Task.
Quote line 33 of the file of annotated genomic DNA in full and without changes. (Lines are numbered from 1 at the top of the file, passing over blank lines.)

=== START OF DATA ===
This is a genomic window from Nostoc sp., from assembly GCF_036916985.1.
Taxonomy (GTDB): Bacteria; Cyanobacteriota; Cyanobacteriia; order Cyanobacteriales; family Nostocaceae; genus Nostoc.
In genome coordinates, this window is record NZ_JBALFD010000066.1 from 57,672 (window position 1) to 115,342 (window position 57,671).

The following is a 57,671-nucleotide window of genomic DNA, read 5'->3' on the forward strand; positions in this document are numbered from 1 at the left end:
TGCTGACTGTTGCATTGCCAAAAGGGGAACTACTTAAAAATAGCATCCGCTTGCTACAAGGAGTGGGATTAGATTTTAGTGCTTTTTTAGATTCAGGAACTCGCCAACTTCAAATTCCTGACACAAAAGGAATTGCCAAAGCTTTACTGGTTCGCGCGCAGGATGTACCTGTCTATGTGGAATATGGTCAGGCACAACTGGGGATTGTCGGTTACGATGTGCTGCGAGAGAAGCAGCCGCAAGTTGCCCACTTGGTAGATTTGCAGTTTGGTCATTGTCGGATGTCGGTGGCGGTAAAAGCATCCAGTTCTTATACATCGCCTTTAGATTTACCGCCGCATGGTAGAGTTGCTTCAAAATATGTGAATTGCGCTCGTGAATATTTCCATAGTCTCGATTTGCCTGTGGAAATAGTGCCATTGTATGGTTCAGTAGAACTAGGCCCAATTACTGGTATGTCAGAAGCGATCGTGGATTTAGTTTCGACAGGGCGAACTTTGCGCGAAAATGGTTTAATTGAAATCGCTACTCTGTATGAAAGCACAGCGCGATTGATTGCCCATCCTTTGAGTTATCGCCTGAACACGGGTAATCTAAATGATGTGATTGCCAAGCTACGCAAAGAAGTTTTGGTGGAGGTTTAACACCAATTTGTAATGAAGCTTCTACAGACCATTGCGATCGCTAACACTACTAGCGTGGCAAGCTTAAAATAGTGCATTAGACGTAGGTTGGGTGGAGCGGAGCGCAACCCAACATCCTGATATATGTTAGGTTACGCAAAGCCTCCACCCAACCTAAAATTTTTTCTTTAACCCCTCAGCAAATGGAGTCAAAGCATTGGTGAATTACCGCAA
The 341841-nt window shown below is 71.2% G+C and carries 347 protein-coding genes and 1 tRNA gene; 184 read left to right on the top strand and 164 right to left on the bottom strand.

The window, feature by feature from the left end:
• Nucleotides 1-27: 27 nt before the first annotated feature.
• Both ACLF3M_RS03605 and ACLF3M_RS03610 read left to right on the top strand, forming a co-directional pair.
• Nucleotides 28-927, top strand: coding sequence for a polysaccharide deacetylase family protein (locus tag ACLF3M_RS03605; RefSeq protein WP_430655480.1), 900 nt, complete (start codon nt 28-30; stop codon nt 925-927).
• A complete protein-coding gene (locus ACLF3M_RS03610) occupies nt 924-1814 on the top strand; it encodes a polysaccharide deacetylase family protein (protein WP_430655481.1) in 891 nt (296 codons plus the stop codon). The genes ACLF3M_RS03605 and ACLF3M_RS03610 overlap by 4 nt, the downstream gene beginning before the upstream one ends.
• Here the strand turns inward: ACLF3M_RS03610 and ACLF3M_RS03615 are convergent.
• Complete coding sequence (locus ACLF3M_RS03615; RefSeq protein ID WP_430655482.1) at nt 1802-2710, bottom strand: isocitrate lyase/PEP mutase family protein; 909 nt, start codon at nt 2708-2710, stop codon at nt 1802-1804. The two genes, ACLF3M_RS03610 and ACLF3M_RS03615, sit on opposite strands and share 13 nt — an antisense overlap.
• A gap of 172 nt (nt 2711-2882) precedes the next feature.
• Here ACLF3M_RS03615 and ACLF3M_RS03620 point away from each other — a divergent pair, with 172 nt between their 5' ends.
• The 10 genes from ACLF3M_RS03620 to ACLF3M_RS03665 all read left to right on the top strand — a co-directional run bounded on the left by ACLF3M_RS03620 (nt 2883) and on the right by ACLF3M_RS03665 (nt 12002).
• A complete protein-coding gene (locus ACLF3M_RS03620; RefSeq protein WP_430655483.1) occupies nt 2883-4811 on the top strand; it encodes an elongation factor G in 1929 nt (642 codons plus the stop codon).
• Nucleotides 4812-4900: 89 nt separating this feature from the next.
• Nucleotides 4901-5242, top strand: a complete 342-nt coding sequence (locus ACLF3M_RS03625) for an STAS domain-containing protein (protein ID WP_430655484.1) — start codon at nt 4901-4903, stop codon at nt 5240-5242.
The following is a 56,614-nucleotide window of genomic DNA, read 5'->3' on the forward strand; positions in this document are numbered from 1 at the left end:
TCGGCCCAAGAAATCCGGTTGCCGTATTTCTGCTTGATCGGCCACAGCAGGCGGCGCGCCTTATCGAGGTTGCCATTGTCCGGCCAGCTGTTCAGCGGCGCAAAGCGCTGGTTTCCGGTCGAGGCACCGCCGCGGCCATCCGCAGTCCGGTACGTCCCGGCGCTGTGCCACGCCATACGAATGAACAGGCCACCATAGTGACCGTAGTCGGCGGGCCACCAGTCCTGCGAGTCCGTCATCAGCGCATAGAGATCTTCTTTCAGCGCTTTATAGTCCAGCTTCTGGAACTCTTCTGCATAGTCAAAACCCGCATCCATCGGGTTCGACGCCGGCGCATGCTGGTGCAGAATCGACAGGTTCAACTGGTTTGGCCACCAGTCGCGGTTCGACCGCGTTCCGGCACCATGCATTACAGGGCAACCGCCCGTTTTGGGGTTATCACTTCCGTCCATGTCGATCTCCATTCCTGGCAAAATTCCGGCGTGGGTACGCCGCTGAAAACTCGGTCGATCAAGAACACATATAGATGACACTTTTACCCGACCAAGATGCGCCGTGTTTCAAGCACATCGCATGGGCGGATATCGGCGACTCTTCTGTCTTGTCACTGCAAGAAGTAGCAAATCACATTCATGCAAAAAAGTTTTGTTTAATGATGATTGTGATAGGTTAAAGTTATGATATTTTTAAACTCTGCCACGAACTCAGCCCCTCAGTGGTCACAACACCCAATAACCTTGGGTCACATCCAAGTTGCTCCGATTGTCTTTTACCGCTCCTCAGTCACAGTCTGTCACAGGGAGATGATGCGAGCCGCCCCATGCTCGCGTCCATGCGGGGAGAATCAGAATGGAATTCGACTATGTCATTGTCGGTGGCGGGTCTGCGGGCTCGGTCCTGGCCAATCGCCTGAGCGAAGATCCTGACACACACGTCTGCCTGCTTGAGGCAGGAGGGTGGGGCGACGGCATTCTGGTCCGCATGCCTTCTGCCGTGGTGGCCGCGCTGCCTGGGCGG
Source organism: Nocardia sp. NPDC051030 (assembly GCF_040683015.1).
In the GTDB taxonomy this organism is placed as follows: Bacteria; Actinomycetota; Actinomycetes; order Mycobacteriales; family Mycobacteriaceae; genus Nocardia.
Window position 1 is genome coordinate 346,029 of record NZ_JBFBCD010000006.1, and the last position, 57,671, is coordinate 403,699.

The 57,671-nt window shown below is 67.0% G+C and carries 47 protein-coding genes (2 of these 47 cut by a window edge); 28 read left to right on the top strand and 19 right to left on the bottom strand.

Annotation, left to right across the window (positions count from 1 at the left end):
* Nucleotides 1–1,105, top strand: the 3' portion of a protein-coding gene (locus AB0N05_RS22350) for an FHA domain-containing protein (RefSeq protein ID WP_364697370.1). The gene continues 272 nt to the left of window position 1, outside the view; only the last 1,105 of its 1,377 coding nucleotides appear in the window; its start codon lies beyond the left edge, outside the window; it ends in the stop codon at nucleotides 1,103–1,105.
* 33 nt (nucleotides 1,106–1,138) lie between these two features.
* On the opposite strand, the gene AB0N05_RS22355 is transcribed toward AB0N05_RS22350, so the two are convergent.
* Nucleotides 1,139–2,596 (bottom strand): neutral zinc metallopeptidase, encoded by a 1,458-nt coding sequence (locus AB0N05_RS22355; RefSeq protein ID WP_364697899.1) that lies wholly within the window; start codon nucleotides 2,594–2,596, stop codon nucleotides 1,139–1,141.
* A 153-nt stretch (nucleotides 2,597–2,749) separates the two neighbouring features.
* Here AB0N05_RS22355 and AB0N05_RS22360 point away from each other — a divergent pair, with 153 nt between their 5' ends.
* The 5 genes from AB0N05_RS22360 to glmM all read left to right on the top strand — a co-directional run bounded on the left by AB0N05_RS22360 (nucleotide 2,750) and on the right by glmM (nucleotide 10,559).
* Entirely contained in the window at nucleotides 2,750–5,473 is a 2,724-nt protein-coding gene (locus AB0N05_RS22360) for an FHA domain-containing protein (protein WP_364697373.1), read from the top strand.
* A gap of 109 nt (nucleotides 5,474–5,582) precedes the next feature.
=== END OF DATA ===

* The 5 genes from AB0N05_RS22360 to glmM all read left to right on the top strand — a co-directional run bounded on the left by AB0N05_RS22360 (nucleotide 2,750) and on the right by glmM (nucleotide 10,559).